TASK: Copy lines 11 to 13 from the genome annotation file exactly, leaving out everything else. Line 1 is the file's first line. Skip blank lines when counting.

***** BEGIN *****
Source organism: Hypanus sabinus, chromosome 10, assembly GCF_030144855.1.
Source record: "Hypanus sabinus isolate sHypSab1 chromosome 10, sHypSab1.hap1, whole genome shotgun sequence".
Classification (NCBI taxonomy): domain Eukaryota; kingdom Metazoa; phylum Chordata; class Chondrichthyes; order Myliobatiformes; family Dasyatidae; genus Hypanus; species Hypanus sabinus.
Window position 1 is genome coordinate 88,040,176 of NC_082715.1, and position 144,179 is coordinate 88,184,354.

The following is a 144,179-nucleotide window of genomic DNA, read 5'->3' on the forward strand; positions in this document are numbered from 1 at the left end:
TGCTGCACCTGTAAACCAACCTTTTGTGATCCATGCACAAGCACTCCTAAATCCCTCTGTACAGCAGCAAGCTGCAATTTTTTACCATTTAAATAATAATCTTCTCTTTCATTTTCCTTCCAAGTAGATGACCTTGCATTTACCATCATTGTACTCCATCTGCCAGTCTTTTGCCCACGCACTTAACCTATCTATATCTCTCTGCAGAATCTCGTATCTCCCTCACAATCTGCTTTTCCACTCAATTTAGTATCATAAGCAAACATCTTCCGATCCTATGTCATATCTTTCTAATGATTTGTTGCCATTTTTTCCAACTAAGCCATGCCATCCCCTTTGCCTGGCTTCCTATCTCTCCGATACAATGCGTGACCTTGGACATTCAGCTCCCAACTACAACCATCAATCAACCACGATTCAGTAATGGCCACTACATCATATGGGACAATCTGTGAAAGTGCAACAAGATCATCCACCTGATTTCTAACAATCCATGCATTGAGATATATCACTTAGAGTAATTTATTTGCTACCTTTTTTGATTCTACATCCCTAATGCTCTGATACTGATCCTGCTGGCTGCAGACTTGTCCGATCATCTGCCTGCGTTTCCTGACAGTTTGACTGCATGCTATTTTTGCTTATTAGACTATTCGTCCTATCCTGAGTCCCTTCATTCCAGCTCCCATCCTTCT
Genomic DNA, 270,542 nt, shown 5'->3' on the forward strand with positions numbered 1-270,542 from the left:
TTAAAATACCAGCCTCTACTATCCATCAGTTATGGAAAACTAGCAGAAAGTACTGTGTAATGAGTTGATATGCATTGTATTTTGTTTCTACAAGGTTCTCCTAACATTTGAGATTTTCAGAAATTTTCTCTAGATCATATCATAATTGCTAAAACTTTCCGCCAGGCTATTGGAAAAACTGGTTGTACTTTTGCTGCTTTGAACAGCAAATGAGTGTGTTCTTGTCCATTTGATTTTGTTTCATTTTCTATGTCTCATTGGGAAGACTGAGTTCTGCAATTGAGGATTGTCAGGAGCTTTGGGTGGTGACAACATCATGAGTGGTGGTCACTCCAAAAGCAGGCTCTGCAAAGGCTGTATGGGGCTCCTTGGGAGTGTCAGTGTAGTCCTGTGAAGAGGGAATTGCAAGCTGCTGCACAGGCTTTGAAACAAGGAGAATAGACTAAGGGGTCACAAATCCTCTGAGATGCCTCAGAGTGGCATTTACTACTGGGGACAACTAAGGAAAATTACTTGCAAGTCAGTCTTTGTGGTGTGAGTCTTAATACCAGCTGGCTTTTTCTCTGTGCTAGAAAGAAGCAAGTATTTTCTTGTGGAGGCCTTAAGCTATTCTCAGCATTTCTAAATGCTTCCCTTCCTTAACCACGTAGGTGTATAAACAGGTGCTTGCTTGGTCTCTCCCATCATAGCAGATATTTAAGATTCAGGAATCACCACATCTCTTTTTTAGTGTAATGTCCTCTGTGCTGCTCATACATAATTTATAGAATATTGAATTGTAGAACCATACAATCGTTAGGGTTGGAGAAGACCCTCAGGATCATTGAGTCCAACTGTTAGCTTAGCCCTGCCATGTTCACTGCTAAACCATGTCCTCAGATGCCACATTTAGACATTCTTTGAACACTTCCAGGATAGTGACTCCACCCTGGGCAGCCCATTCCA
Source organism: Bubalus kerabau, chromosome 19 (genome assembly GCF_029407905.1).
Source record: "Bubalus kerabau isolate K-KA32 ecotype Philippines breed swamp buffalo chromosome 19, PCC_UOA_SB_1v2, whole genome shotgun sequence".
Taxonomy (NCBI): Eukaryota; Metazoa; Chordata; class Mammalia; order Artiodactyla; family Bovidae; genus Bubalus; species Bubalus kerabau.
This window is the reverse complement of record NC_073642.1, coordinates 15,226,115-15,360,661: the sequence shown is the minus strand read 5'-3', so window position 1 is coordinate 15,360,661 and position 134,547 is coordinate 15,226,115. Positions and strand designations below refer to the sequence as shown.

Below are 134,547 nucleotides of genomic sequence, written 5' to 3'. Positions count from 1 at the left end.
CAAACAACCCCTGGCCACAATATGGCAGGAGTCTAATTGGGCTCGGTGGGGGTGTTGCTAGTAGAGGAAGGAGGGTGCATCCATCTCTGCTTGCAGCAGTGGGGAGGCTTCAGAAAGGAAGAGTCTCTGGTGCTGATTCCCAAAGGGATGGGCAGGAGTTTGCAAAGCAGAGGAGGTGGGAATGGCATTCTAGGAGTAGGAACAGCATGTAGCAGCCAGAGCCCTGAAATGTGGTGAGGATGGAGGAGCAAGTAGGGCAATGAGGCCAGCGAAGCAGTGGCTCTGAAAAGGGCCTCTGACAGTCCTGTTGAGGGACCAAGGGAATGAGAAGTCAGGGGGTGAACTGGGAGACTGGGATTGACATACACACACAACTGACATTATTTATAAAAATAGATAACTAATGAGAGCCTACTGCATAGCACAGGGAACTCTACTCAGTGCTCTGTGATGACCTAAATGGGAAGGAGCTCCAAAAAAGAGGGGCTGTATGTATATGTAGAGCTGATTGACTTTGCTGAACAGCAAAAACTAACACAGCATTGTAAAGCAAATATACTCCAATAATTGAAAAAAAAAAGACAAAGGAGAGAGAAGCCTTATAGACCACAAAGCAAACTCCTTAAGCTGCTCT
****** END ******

Taxonomy (NCBI): Eukaryota; Metazoa; Chordata; class Mammalia; order Artiodactyla; family Bovidae; genus Bubalus; species Bubalus kerabau.
This window is the reverse complement of record NC_073642.1, coordinates 15,226,115-15,360,661: the sequence shown is the minus strand read 5'-3', so window position 1 is coordinate 15,360,661 and position 134,547 is coordinate 15,226,115. Positions and strand designations below refer to the sequence as shown.

Below are 134,547 nucleotides of genomic sequence, written 5' to 3'. Positions count from 1 at the left end.